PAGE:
A Chicago resident had quick reflexes when awoken by a barking dog barking at 1:20 in the morning on Sunday morning. It was then that he discovered an alleged intruder in the basement of his home and opened fire, shooting the potentially violent intruder.
According to ABC 7 Chicago, the man heard noises coming from his basement after being woken up by the barking dog. Having a sense of what might be going on, he grabbed his gun and proceeded down the stairs to investigate.
Once down the stairs, he found a young man in the basement. That 27-year-old alleged intruder lunged toward the resident, who opened fire with his firearm and struck the intruder. ABC 7 Chicago reported that the suspect was then “transported to Lutheran General Hospital in serious condition.” The resident was uninjured during the incident and the wounded suspect has been kept in police custody.
The incident comes as part of a continuing crime disaster in Chicago, called “Chiraq” by many on the right. As Chicago Business reported:
Four in five (77%) Chicago-area residents see public safety as a public health concern afflicting Chicago. When asked to judge the safety in their neighborhood, the average score was 5.02 (out of 10) for city residents—an unacceptably low number for a world-class city. This low rating is hardly surprising. Even Chicago’s historically low-crime North Side neighborhoods have experienced a spree of shootings, armed robberies, theft and muggings in recent months.
Chicago-area residents are clearly calling for city leaders to address their public safety concerns. Only 3% think public safety is better in Chicago than in other U.S. cities, with the vast majority (73%) agreeing that public safety is worse. Looking five years ahead, 76% of residents think public safety will either remain at current levels or worsen. Only 16% think public safety will improve.
Residents’ pessimism is understandable when you consider Chicago’s 2021 crime statistics. In 2021, Chicago saw more than 800 homicides. This is the city’s highest number of murders in a quarter century—and a 60% increase from 2019. More than 90% of these deaths were the result of gun violence. The increase in violent crime is even more staggering when we compare the number of gunshot victims in 2021 (4,300) to those from 2018 (2,800).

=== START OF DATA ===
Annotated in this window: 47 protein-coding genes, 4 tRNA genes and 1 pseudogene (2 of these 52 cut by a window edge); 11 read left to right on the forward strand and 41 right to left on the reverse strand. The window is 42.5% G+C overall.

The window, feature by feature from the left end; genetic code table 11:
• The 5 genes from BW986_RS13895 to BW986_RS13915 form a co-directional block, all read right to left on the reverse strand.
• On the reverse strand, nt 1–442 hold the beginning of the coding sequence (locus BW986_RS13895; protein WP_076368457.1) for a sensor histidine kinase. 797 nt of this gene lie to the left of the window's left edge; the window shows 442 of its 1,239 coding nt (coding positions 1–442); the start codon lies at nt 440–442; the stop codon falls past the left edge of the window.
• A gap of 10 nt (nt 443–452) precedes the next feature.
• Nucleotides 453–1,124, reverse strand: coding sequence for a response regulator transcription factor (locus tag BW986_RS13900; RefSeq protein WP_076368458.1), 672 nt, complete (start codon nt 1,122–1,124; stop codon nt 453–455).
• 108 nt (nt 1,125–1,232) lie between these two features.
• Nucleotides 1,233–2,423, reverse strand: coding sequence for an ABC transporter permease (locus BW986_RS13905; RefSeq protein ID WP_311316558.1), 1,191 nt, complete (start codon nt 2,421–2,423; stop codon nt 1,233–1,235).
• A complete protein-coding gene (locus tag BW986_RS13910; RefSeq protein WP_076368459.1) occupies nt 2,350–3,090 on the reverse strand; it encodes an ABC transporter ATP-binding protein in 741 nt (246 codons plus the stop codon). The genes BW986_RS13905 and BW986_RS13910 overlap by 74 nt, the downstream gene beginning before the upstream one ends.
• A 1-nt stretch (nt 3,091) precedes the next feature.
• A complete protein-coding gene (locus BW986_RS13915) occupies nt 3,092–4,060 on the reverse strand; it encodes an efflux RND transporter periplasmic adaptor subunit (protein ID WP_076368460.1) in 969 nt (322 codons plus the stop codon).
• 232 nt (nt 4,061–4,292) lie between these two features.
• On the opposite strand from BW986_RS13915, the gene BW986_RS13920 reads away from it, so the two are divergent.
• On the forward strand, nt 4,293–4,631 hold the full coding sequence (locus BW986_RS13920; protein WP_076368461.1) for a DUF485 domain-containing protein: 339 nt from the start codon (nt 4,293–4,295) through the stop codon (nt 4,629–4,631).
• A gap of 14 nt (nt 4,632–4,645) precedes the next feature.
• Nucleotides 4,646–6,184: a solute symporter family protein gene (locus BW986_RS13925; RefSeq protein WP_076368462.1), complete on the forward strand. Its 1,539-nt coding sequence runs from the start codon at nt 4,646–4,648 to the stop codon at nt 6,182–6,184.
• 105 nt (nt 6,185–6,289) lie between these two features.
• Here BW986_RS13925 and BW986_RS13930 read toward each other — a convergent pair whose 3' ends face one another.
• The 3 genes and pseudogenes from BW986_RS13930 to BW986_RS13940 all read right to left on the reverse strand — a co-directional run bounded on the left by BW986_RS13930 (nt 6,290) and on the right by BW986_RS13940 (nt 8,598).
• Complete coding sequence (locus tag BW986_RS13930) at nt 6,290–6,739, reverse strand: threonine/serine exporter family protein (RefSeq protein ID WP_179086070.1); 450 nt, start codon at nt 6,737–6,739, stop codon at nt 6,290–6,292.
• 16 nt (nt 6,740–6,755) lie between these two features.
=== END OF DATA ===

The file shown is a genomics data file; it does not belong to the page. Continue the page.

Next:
Similarly, RT noted in a 2021 op-ed that Chicago’s decline mirrors America’s and that the crime problem has been around for years, but the politicians refuse to deal with it, saying:
With not much more than a week left to go before the new year, Chicago has had 812 murders in 2021, up from the 803 mark for 2020, versus 552 homicides in the pre-pandemic year of 2019. The number of people shot has surged from 2,221 in 2019 between January and October to 3,766 in 2021, during the same period, a 70% increase.
But besides futile gestures like declaring gun violence a “public health crisis” and rhetorically demanding the violence “must stop,” little has been done by local politicos to stop the violence, while much has been done to allow it to flourish.
The Chicago Sun Times says that the current mayor, Lori Lightfoot, and her allies in the city council cut $1.8 billion from the policing budget last year, eliminating 600 vacant cop jobs after 1,000 police retired in the wake of the budget reductions.
Now the violence on the South and West sides of the city is creeping into the business districts, encouraged by fewer police and the violent anti-police political protests staged downtown that were fueled by the George Floyd killing in 2020.
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